The U.S. Court of Appeals for
the Federal Circuit has denied
Hologic's request to revisit an
earlier decision that invalidated
its '183 patent

US Court of Appeals rejects Hologic petition to revisit patent invalidation

July 29, 2019
by John R. Fischer, Staff Reporter
The U.S. Court of Appeals for the Federal Circuit in Washington, D.C. has issued a final rejection to Hologic’s petition to revisit an April 2019 ruling that upheld the invalidation of a disputed patent in a case between the women's health manufacturer and Minerva Surgical.

The denial of Hologic’s request reaffirms the U.S. Patent Office's 2017 decision to invalidate the '183 patent, which revolved around a method for detecting the existence of any perforations within the uterine wall lining prior to ablation. Hologic used the patent as an arguing point against the sale of Minerva Surgical’s Endometrial Ablation System.

“Since 2015, Hologic has tried repeatedly and — fortunately for patients — unsuccessfully to use its '183 patent to halt sales of Minerva's best-in-class Endometrial Ablation System,” Vera Elson, a lead trial lawyer and a partner for Wilson Sonsini Goodrich & Rosati, who represented Minerva Surgical, told HCB News. “The decision means that the millions of women in the U.S. who suffer from abnormally heavy menstrual bleeding will continue having access to Minerva, the fastest growing Endometrial Ablation System in the U.S.”

Abnormal Uterine Bleeding (AUB) affects more than 10 million women annually in the U.S. alone. Ablation procedures can be used to treat this condition, but not in circumstances where holes are found in the lining of the uterine wall, as the delivery of energy from the process creates heat that could seep through the holes and potentially damage nearby organs, likely leading to the need for major surgery.

Hologic initially filed its patent infringement suit against Minerva in 2015, alleging that the latter’s EAS violated four U.S. patents owned by it. Two were dropped prior to the trial following the expiration of one and the invalidation of the other by the U.S. Patent and Trademark Office (USPTO) as a result of Minerva filing a post-grant review of the patent.

Minerva also filed an inter partes review (IPR) with the USPTO to review the validity of the ‘183 patent. It presented evidence that showed that similar methods had been patented before and challenged Hologic’s assertion that conducting its method requires a skilled artisan with experience using uterine devices.

The USPTO agreed with Minerva’s argument, and invalidated the patent in December 2017. Hologic appealed the decision to a three judge panel for the Federal Circuit U.S. Court of Appeals, which unanimously upheld USPTO’s decision in April, and ordered Hologic to pay Minerva’s costs for the appeal. It noted in its deliberation that the Federal Circuit was “not likely” to reconsider its decision, and that the Supreme Court would likely not grant certiorari (further review) on the matter.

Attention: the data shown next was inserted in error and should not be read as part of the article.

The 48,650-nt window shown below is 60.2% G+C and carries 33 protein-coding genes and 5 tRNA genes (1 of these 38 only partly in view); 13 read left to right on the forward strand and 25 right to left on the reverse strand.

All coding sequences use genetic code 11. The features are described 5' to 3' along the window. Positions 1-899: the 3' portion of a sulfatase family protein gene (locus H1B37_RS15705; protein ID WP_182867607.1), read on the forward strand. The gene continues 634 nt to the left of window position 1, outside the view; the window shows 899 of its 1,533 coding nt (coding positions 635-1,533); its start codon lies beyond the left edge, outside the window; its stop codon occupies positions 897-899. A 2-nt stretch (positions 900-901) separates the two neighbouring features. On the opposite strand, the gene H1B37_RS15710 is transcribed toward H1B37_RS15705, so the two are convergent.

The decision also played a role in a separate proceeding within the Delaware district court which, upon being informed that the Court of Appeals found the ‘183 patent invalid, denied Hologic’s request to halt the sale of Minerva Surgical’s Endometrial Ablation solution. The Delaware district court did, however, uphold a jury award in favor of Hologic for $4.8 million, although the jury rejected Hologic's claim that Minerva was a willful infringer and determined that Hologic was only entitled to damages based on Minerva's sales up until the date of expiration of its second patent, which expired last November, with no damages afterward. Both Hologic and Minerva are currently appealing various outcomes of the district court proceeding.

Responding to the final mandate, Hologic indicated that it plans to continue its appeal, along with its separate appeal in the district court decision.

"The legal proceedings are still playing out," it told HCB News in a statement. "This week's ruling doesn't affect the $4.8 million in damages awarded by a Delaware jury where Minerva was found liable for infringing two Hologic patents."

Minerva disagrees that the damages award can survive any appeal, given that it was based, at least in part, on what the Court of Appeals has now concluded to be an invalid patent. Elson says the events of these proceedings and the final mandate should serve as a lesson to medical device companies fighting against patent infringement.

“Medical device companies, particularly emerging companies with new, cutting-edge technologies who plan on launching a product into a competitive market, may well face a patent suit early on, when the competitor calculates that the new entrant is most vulnerable,” she said. “Such companies can substantially improve their odds of either avoiding expensive and burdensome litigation, or prevailing against allegations of patent infringement, by thoughtful advance planning on how to distinguish their device from the earlier inventions of others.”